ICE! WHO NEEDS THE STUFF? OK, polar bears and penguins, but what do they know about sidewalks? Windshields? Roofs?! People old enough to refer to a season like this as “the way winter used to be” understand this. So how come last month was the fourth warmest January since people started keeping accurate records?
The polar vortex, our unwelcome guest this season, is long overdue for a one-way trip home. But the temperature data don’t lie. January’s warmth reflects worldwide measurements consistent with patterns and predictions for a changing climate. Our shocked reaction to this year’s prolonged cold and snow in our region–weather that was typical just a few decades ago–serves as a reminder of how fast the surface of the Earth is heating up and how likely it is that the trend will continue.
We media folks have focused this winter on the cost and availability of natural gas, fuel oil and electricity. The need for the first two will fade soon (let’s hope), but use of electricity peaks in summer, and if we see summer temperatures as extreme as the cold spells we’re experiencing now, the demand could strain the ability of the power grid to provide electricity. The power companies know this and are making plans to address it. Those plans involve the land of people who live in Ghent. And in Stuyvesant and Stockport, Greenport, Claverack, Livingston, Clermont and Gallatin.
The last six of these towns lie along on routes where three companies have proposed stringing new high voltage (345 Kilovolt) lines that connect upstate power producers to customers in and around New York City. Ghent is a different proposition. In Ghent the power company NYSEG is asking the state for permission to run a line across the town to serve as a backup source of power for southern parts of this county. It sounds prudent and small enough, at 11.5 miles, to be a routine project unworthy of much attention, or so the company may have hoped. But this week Ghent emerged as the case that will test whether citizens can make a large corporation and government regulators behave a little more like they live on the same planet as the rest of us.
Protect Ghent, the non-profit local group led by Koethi Zan, simply wants the company to rethink how it will get power across the town. Instead of huge poles and high cables that distort the town’s historic patterns of settlement and agriculture with new rights of way and easements that slice across the landscape, Protect Ghent has suggested better solutions. One option involves using a lower voltage cable that hangs from standard utility poles along existing highways. There may be others, including burying the line.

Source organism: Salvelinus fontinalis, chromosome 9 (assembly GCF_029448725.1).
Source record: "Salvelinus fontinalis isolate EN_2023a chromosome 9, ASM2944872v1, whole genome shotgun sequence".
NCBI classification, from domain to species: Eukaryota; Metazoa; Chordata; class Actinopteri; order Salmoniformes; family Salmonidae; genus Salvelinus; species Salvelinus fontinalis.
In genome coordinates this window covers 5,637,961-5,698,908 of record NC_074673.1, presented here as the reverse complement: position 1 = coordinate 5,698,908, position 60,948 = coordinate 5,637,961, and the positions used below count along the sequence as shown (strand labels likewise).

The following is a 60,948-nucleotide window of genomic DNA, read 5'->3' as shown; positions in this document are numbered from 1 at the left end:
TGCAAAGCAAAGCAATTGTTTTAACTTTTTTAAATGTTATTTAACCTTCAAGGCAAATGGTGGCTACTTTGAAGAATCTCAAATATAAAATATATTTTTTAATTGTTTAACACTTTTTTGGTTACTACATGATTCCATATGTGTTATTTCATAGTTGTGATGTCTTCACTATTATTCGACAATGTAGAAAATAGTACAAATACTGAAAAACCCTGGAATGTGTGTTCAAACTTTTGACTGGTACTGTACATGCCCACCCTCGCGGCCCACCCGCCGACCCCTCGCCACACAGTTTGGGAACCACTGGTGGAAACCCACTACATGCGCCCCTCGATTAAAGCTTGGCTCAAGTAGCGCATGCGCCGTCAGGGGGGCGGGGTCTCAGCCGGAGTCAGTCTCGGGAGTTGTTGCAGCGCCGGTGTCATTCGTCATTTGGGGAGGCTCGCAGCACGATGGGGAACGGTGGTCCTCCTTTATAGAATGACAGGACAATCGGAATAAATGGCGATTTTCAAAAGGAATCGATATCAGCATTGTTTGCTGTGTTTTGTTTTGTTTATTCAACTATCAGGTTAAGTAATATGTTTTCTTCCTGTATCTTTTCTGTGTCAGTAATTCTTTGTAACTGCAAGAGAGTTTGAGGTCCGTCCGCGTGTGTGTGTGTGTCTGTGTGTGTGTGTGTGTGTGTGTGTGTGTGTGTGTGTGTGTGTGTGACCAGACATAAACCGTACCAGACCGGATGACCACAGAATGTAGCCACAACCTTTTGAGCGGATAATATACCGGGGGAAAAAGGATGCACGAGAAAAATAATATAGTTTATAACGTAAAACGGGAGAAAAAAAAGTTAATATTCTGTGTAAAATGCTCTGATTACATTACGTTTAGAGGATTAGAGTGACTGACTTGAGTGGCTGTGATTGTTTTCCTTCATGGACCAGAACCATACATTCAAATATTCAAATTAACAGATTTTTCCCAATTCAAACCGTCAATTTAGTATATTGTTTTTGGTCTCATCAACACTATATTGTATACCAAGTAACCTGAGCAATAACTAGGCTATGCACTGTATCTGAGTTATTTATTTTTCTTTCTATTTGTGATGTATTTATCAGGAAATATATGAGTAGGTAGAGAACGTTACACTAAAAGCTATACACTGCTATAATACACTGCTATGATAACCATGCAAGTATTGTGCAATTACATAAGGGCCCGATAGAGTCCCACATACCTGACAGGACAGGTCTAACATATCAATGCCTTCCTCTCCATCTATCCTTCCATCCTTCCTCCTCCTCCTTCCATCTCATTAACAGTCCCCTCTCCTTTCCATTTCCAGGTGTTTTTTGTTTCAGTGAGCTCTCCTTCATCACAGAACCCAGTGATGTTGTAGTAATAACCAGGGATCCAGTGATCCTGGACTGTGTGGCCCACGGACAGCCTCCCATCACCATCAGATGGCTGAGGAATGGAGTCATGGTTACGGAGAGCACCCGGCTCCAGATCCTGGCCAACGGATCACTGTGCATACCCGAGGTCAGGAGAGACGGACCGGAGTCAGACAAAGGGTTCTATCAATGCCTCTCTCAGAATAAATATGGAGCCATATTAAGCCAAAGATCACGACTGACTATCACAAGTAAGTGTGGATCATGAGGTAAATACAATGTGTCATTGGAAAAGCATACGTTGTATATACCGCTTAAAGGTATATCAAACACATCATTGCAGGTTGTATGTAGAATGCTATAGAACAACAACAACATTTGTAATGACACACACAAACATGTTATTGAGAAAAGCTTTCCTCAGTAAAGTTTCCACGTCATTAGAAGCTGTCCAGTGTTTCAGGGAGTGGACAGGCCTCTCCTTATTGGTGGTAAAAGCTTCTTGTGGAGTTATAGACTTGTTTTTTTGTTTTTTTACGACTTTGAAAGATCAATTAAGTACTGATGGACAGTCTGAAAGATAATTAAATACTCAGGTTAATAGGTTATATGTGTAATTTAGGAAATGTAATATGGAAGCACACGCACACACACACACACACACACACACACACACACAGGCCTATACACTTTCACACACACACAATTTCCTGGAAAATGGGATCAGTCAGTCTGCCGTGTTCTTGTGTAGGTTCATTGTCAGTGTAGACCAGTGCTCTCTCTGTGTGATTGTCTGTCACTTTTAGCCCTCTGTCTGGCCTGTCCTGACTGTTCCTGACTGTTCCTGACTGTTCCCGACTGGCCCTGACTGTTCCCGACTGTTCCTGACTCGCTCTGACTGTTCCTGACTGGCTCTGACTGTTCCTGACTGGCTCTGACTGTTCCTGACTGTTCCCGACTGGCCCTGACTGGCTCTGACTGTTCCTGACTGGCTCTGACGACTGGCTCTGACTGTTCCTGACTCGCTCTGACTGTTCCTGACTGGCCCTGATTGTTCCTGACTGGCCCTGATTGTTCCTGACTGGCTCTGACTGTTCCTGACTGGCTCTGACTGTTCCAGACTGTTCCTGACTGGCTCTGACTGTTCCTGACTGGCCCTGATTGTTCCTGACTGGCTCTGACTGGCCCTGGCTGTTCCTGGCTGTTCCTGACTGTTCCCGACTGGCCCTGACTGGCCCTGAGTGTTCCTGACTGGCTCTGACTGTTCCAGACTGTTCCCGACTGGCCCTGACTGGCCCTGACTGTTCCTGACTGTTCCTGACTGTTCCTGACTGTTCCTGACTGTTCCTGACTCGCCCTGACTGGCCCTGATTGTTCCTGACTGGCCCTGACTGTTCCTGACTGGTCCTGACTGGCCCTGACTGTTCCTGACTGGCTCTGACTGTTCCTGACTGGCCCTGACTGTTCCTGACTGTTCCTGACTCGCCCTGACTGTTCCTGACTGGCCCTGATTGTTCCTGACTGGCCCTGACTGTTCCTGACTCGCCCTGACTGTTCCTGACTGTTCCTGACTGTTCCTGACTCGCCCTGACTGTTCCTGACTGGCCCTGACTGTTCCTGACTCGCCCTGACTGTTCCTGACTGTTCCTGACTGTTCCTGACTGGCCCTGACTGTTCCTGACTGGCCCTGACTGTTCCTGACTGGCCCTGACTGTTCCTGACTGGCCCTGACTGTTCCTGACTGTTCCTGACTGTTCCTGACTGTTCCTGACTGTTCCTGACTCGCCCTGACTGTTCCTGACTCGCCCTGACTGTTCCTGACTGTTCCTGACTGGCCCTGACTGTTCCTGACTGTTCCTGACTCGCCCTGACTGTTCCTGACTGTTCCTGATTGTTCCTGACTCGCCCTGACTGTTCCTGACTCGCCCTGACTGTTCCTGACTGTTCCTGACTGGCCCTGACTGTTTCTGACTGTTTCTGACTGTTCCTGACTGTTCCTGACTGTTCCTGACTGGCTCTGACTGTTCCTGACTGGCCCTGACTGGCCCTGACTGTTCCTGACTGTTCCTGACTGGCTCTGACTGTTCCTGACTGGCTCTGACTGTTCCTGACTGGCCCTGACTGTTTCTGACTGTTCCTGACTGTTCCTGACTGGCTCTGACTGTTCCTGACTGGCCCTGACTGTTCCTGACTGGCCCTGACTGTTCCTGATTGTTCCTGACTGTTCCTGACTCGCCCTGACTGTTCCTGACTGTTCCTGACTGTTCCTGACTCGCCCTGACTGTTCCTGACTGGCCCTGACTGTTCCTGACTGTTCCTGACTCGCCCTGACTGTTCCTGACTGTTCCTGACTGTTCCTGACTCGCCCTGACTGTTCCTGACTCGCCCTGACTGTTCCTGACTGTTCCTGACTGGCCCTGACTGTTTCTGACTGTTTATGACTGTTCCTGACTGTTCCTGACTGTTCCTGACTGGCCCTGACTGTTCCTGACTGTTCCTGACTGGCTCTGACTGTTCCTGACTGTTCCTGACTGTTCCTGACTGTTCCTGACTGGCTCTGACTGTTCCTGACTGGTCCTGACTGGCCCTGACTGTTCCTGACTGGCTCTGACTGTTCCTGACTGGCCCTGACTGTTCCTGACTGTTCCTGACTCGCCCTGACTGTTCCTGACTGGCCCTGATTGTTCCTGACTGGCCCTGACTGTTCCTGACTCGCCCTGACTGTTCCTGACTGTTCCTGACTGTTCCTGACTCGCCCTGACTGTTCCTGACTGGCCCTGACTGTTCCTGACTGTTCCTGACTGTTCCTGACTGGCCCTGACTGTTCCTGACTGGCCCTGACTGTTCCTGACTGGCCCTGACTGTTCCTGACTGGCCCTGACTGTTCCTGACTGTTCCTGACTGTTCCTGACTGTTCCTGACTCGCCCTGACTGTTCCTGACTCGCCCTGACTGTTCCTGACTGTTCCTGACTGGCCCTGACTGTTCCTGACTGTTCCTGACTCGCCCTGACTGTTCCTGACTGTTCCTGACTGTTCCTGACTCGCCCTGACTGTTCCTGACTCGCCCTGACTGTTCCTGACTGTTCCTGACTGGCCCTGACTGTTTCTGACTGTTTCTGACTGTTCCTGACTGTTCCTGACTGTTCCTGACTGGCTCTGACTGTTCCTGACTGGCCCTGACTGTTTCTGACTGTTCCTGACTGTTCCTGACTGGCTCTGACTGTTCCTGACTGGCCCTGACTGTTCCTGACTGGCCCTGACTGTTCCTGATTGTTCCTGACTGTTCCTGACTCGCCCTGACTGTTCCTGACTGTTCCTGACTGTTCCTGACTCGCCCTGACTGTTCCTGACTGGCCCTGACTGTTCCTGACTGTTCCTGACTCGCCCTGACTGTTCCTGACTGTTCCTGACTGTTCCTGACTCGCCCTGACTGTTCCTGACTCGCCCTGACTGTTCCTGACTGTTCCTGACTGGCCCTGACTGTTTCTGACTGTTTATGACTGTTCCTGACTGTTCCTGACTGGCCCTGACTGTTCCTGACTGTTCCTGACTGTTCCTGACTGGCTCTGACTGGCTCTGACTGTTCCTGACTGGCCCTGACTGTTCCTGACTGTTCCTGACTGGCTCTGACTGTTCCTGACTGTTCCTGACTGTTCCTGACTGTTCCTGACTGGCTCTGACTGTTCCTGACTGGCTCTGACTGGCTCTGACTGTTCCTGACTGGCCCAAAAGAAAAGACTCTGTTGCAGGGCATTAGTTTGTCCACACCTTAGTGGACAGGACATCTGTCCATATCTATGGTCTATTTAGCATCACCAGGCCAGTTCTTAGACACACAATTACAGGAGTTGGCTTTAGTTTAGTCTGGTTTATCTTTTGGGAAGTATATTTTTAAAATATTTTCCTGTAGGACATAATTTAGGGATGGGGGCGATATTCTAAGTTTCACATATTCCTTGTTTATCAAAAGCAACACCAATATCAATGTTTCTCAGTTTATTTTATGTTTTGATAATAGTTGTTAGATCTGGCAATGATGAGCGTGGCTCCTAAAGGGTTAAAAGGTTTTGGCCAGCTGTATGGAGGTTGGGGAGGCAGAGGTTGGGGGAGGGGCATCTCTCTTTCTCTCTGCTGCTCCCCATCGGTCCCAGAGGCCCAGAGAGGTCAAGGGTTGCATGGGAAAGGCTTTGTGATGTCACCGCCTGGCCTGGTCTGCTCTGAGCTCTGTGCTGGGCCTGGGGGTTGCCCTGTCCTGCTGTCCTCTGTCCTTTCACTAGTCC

The stakes were raised this week when the Preservation League of New York State, a private group that offers technical assistance and funding to historic and cultural preservation projects around the state, stepped in to help the local effort to change how power companies route power through our backyards. Preservation League President Jay DiLorenzo called the power lines a major industrial development project that endangers the historic and cultural heritage of the whole county. The league’s successes over the last four decades should give companies like NYSEG reason to rethink their plans, putting more weight to the concerns of people who live near or below these lines. But don’t count on it.
Last December, when the county Board of Supervisors called on Governor Cuomo and the state Public Service Commission to conduct an independent analysis of new power line options, the board listed the reasons why people are wary of new overhead lines that expand the pathways already used to carry electricity through this county. The supervisors said new lines would “decrease forest cover and wetlands, reduce agricultural production, disturb historic homes and properties, disrupt the bucolic nature of the town[s] and negatively impact tourism…”
That’s good as far as it goes, but here are two follow-up questions the board didn’t ask: Where will this expansion end? Who will set the long-term limits?
Whether you frame the questions in local terms or global, none of us can afford to leave these decisions to power companies. No one will have more impact on power companies’ behavior than energized citizens like Protect Ghent and the groups that have formed in Livingston and Claverack. Their homes, businesses and quality of life are at risk. Like it or not, the risks for the rest of us are pretty much the same.